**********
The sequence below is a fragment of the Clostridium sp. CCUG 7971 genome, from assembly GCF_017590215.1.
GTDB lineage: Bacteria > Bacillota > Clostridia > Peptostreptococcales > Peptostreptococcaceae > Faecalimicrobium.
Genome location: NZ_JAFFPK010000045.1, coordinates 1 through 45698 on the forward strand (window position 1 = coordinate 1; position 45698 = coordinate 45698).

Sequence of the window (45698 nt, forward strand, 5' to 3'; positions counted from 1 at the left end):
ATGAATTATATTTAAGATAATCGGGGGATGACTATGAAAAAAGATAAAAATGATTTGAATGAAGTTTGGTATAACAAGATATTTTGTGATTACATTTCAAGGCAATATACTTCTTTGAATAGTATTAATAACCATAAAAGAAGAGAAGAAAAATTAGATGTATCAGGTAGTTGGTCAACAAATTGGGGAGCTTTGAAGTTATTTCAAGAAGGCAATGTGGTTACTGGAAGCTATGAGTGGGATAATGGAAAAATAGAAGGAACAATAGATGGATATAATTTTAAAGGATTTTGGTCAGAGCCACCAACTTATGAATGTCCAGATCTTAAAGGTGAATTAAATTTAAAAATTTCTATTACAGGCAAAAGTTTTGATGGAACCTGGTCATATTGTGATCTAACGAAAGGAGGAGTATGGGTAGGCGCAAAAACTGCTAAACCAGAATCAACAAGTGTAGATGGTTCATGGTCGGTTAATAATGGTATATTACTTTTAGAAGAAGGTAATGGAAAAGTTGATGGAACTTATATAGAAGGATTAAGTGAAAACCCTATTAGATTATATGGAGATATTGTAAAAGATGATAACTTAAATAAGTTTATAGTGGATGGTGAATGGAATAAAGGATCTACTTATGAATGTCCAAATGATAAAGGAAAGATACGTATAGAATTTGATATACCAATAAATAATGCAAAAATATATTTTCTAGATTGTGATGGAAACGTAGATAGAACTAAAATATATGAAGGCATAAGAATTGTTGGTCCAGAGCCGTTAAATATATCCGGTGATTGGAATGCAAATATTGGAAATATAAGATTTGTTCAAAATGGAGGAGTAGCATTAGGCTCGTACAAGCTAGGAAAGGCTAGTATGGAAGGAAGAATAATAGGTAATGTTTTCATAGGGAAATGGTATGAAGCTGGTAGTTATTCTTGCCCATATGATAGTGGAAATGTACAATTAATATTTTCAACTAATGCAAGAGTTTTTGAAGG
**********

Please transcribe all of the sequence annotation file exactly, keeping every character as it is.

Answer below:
The sequence below is a fragment of the Clostridium sp. CCUG 7971 genome, from assembly GCF_017590215.1.
GTDB lineage: Bacteria > Bacillota > Clostridia > Peptostreptococcales > Peptostreptococcaceae > Faecalimicrobium.
Genome location: NZ_JAFFPK010000045.1, coordinates 1 through 45698 on the forward strand (window position 1 = coordinate 1; position 45698 = coordinate 45698).

Sequence of the window (45698 nt, forward strand, 5' to 3'; positions counted from 1 at the left end):
ATGAATTATATTTAAGATAATCGGGGGATGACTATGAAAAAAGATAAAAATGATTTGAATGAAGTTTGGTATAACAAGATATTTTGTGATTACATTTCAAGGCAATATACTTCTTTGAATAGTATTAATAACCATAAAAGAAGAGAAGAAAAATTAGATGTATCAGGTAGTTGGTCAACAAATTGGGGAGCTTTGAAGTTATTTCAAGAAGGCAATGTGGTTACTGGAAGCTATGAGTGGGATAATGGAAAAATAGAAGGAACAATAGATGGATATAATTTTAAAGGATTTTGGTCAGAGCCACCAACTTATGAATGTCCAGATCTTAAAGGTGAATTAAATTTAAAAATTTCTATTACAGGCAAAAGTTTTGATGGAACCTGGTCATATTGTGATCTAACGAAAGGAGGAGTATGGGTAGGCGCAAAAACTGCTAAACCAGAATCAACAAGTGTAGATGGTTCATGGTCGGTTAATAATGGTATATTACTTTTAGAAGAAGGTAATGGAAAAGTTGATGGAACTTATATAGAAGGATTAAGTGAAAACCCTATTAGATTATATGGAGATATTGTAAAAGATGATAACTTAAATAAGTTTATAGTGGATGGTGAATGGAATAAAGGATCTACTTATGAATGTCCAAATGATAAAGGAAAGATACGTATAGAATTTGATATACCAATAAATAATGCAAAAATATATTTTCTAGATTGTGATGGAAACGTAGATAGAACTAAAATATATGAAGGCATAAGAATTGTTGGTCCAGAGCCGTTAAATATATCCGGTGATTGGAATGCAAATATTGGAAATATAAGATTTGTTCAAAATGGAGGAGTAGCATTAGGCTCGTACAAGCTAGGAAAGGCTAGTATGGAAGGAAGAATAATAGGTAATGTTTTCATAGGGAAATGGTATGAAGCTGGTAGTTATTCTTGCCCATATGATAGTGGAAATGTACAATTAATATTTTCAACTAATGCAAGAGTTTTTGAAGG